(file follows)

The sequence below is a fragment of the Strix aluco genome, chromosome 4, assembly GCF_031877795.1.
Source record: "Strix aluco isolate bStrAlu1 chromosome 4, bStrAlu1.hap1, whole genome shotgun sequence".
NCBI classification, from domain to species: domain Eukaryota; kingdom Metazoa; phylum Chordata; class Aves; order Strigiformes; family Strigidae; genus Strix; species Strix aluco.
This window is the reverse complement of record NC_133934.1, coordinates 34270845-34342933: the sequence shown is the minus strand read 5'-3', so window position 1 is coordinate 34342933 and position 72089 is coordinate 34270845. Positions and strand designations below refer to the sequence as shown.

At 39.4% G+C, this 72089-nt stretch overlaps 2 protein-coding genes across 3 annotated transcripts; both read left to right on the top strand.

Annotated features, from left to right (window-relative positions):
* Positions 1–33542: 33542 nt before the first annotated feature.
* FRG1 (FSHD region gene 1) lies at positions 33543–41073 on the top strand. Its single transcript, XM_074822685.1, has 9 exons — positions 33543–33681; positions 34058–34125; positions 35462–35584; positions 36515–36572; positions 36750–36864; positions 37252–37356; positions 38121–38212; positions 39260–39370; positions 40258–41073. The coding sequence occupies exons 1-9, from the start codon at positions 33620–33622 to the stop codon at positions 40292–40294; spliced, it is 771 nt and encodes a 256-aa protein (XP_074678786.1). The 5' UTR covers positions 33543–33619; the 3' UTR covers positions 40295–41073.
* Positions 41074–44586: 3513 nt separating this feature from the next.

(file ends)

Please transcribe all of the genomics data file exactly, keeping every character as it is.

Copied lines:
The sequence below is a fragment of the Strix aluco genome, chromosome 4, assembly GCF_031877795.1.
Source record: "Strix aluco isolate bStrAlu1 chromosome 4, bStrAlu1.hap1, whole genome shotgun sequence".
NCBI classification, from domain to species: domain Eukaryota; kingdom Metazoa; phylum Chordata; class Aves; order Strigiformes; family Strigidae; genus Strix; species Strix aluco.
This window is the reverse complement of record NC_133934.1, coordinates 34270845-34342933: the sequence shown is the minus strand read 5'-3', so window position 1 is coordinate 34342933 and position 72089 is coordinate 34270845. Positions and strand designations below refer to the sequence as shown.

At 39.4% G+C, this 72089-nt stretch overlaps 2 protein-coding genes across 3 annotated transcripts; both read left to right on the top strand.

Annotated features, from left to right (window-relative positions):
* Positions 1–33542: 33542 nt before the first annotated feature.
* FRG1 (FSHD region gene 1) lies at positions 33543–41073 on the top strand. Its single transcript, XM_074822685.1, has 9 exons — positions 33543–33681; positions 34058–34125; positions 35462–35584; positions 36515–36572; positions 36750–36864; positions 37252–37356; positions 38121–38212; positions 39260–39370; positions 40258–41073. The coding sequence occupies exons 1-9, from the start codon at positions 33620–33622 to the stop codon at positions 40292–40294; spliced, it is 771 nt and encodes a 256-aa protein (XP_074678786.1). The 5' UTR covers positions 33543–33619; the 3' UTR covers positions 40295–41073.
* Positions 41074–44586: 3513 nt separating this feature from the next.